Vini “Mad Dog” Lopez, the E Street Band’s first drummer, lives for the music he and Bruce made in their Boardwalk days.
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On a warm Saturday night at his home in Creamridge, Vini Lopez leads his band, Steel Mill, in a rehearsal for the group’s second album and what they hope will be a slew of shows this summer. But if Lopez has learned anything in his almost 50 years as a musician, it’s that nothing is certain. Last fall, he and the band made similarly ambitious plans for a tour to coincide with the release of their first album, The Dead Sea Chronicles, only to have them fall apart before they ever left New Jersey. A disappointing setback, but nothing unfamiliar.
Lopez was the original drummer in the E Street Band. In 1974, after seven years of backing Bruce Springsteen in bars, clubs, and dance halls, he was replaced just before the group hit it big.
On a Friday night last September, the starkly divergent paths of the two former bandmates were apparent. In Asbury Park, an army of roadies, technicians, and security personnel descended upon Convention Hall, assembling a stage fit for an arena. Springsteen ran his band through rehearsals for the upcoming sold-out Magic tour that would take the band across the United States and Europe. Meanwhile, six miles up the beach at the Ocean Place Hotel in Long Branch, Lopez was setting up his drum kit. There were no roadies around to help. Things were just as they were 40 years ago, when Lopez was drumming behind the original Steel Mill guitarist and songwriter, Springsteen.
“I went to see Bruce when he was with [the band] Earth,” says Lopez of his first encounter with Springsteen in 1968. “I saw him at the Italian-American Club [in Long Branch]. I said, ‘Hey, why don’t you come to the Upstage [Club] and jam with us and see what happens?’” Lopez and his good friend, keyboardist Danny Federici (who died of melanoma in April at age 58), were on the prowl for a talented guitarist. Springsteen was that—and a damn good songwriter.
After their first jam at the Upstage in Asbury Park, Lopez, Federici, Springsteen, and bassist Vini Roslin formed a group called Child, which soon changed its name to Steel Mill. Their music was loud, heavy, well-written rock and roll, inspired by bands like Cream. With a collection of original songs, Steel Mill rapidly grew in popularity, playing college and outdoor shows that sometimes drew crowds in the thousands. They even traveled to California to play at the Carousel Ballroom in San Francisco.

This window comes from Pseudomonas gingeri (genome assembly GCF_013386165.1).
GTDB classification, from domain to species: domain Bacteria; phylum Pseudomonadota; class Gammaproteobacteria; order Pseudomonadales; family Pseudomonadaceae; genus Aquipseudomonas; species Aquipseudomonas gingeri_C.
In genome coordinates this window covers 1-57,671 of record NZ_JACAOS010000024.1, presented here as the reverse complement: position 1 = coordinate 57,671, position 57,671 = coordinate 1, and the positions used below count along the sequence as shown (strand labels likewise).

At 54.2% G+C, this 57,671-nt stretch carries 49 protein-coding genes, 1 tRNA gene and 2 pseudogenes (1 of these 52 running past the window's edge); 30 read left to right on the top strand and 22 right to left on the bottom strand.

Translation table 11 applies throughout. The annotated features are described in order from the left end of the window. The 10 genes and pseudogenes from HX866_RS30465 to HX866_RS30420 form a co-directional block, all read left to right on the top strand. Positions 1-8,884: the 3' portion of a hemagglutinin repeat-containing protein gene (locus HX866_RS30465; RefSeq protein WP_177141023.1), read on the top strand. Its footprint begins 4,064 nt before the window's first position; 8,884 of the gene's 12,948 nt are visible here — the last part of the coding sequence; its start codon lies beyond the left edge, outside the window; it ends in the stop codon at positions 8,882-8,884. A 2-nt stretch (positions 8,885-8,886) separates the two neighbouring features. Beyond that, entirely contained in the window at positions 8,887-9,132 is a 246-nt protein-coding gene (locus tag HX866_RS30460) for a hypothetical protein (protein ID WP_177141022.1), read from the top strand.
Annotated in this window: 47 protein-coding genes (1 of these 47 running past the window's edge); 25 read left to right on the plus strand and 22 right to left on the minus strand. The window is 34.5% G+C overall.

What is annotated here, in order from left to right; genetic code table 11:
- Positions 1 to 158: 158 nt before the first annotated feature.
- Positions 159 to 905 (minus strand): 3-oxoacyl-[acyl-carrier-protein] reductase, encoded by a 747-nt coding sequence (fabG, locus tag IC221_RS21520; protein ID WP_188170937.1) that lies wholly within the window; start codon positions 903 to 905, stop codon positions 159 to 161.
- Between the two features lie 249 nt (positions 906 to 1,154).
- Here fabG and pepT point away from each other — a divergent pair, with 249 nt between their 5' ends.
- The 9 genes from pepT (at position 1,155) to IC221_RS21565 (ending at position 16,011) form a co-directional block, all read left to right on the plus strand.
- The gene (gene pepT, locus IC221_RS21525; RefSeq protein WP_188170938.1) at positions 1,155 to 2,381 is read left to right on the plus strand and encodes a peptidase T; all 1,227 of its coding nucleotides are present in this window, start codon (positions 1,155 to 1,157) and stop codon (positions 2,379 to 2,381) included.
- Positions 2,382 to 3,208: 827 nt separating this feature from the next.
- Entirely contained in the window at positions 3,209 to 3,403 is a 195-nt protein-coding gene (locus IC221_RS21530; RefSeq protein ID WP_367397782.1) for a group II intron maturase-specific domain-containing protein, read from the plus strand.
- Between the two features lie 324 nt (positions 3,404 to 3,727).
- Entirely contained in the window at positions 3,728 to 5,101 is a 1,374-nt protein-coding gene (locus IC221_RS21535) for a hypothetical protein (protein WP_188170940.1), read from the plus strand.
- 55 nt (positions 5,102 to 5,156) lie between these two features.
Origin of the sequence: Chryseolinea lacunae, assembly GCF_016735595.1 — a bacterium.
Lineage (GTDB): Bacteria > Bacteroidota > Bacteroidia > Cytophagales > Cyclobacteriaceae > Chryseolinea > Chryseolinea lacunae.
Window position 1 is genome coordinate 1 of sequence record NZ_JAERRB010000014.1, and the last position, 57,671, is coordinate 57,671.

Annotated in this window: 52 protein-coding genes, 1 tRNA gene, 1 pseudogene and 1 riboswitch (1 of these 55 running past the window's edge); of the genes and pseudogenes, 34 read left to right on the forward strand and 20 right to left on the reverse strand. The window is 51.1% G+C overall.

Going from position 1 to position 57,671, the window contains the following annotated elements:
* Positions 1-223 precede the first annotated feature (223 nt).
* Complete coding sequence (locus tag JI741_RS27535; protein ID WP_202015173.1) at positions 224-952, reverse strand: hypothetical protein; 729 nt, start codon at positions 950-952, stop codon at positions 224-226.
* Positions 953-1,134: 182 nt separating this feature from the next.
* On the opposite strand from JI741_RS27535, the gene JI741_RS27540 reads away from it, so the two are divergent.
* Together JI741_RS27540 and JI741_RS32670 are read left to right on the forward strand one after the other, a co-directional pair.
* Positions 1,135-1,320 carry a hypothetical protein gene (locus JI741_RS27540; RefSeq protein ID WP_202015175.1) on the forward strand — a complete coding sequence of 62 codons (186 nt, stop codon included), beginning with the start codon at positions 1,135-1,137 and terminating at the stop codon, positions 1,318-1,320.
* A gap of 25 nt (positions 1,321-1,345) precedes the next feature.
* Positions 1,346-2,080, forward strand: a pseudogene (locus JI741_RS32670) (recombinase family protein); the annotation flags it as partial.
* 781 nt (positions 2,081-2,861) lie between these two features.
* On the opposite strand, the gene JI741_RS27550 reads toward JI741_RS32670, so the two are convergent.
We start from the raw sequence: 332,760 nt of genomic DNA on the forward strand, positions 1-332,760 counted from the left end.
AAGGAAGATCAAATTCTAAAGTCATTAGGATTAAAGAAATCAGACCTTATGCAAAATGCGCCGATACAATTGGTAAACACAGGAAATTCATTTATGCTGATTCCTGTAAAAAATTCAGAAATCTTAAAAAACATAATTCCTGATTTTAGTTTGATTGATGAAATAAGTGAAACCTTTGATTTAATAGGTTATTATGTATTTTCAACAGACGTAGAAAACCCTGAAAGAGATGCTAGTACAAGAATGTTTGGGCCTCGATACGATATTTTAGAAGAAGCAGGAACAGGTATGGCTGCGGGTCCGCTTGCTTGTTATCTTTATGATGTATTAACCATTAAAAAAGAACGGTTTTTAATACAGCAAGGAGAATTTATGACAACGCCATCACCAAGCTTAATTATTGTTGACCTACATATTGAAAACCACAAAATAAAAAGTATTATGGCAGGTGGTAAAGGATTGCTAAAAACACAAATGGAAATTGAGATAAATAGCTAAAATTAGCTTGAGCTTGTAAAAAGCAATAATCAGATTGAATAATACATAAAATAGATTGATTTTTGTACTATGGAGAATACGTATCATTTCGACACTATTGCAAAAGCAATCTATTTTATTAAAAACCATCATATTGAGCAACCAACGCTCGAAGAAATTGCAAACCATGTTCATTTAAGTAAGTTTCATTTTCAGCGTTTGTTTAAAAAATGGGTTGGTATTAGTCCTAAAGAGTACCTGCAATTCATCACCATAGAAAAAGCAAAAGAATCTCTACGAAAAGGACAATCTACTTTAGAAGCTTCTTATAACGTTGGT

The music of Steel Mill is legendary to hard core Springsteen fans, with tracks like “Going Back to Georgia” and “The Wind & The Rain” considered by some among his finest work. “The music is timeless,” says Lopez. “Those are songs I really, really loved. The lyrics, the changes that the songs go through…The licks aren’t the same as everyday licks. When [people] hear those songs today, a lot of them don’t know Bruce wrote them. They say, ‘Wow, that’s a great song. Where’d that come from?’”
Recordings of the original Steel Mill exist only on bootlegs of wildly varying quality. For almost two decades, Lopez had been toying with the idea of putting together a new version of Steel Mill.
“I approached [Springsteen] 25 years ago about reviving Steel Mill,” Lopez recalls, “and he told me then, ‘You do whatever you want with Steel Mill.’”
Although Springsteen had dissolved Steel Mill in 1971, he kept Lopez on drums in his next two bands. After the renowned talent scout John Hammond signed Springsteen to Columbia Records in 1972, the phenom from Freehold again turned to Lopez and Federici. Together with David Sancious, Gary Tallent, and Clarence Clemons, they formed the original E Street Band, rehearsing in Point Pleasant and recording Springsteen’s debut, Greetings from Asbury Park, in New York. Lopez also played on Springsteen’s epochal second album, The Wild, the Innocent, and the E Street Shuffle.